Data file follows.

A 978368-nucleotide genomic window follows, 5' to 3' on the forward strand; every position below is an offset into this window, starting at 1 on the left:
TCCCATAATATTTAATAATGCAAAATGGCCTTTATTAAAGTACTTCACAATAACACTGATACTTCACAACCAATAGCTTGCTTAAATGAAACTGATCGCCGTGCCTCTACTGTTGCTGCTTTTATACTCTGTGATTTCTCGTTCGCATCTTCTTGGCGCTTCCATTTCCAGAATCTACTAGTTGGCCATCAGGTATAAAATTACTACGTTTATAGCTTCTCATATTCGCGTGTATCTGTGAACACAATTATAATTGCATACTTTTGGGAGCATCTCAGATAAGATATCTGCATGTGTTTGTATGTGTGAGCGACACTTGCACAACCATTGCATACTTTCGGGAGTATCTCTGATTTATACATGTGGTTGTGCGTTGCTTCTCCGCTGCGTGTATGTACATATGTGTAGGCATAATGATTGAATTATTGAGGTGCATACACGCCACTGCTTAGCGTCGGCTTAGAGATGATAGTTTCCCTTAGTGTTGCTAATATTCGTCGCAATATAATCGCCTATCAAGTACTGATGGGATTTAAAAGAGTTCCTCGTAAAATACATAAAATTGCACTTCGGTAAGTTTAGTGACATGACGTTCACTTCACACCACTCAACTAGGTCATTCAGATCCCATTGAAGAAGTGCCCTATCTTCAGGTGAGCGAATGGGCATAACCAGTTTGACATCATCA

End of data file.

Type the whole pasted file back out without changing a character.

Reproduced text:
A 978368-nucleotide genomic window follows, 5' to 3' on the forward strand; every position below is an offset into this window, starting at 1 on the left:
TCCCATAATATTTAATAATGCAAAATGGCCTTTATTAAAGTACTTCACAATAACACTGATACTTCACAACCAATAGCTTGCTTAAATGAAACTGATCGCCGTGCCTCTACTGTTGCTGCTTTTATACTCTGTGATTTCTCGTTCGCATCTTCTTGGCGCTTCCATTTCCAGAATCTACTAGTTGGCCATCAGGTATAAAATTACTACGTTTATAGCTTCTCATATTCGCGTGTATCTGTGAACACAATTATAATTGCATACTTTTGGGAGCATCTCAGATAAGATATCTGCATGTGTTTGTATGTGTGAGCGACACTTGCACAACCATTGCATACTTTCGGGAGTATCTCTGATTTATACATGTGGTTGTGCGTTGCTTCTCCGCTGCGTGTATGTACATATGTGTAGGCATAATGATTGAATTATTGAGGTGCATACACGCCACTGCTTAGCGTCGGCTTAGAGATGATAGTTTCCCTTAGTGTTGCTAATATTCGTCGCAATATAATCGCCTATCAAGTACTGATGGGATTTAAAAGAGTTCCTCGTAAAATACATAAAATTGCACTTCGGTAAGTTTAGTGACATGACGTTCACTTCACACCACTCAACTAGGTCATTCAGATCCCATTGAAGAAGTGCCCTATCTTCAGGTGAGCGAATGGGCATAACCAGTTTGACATCATCA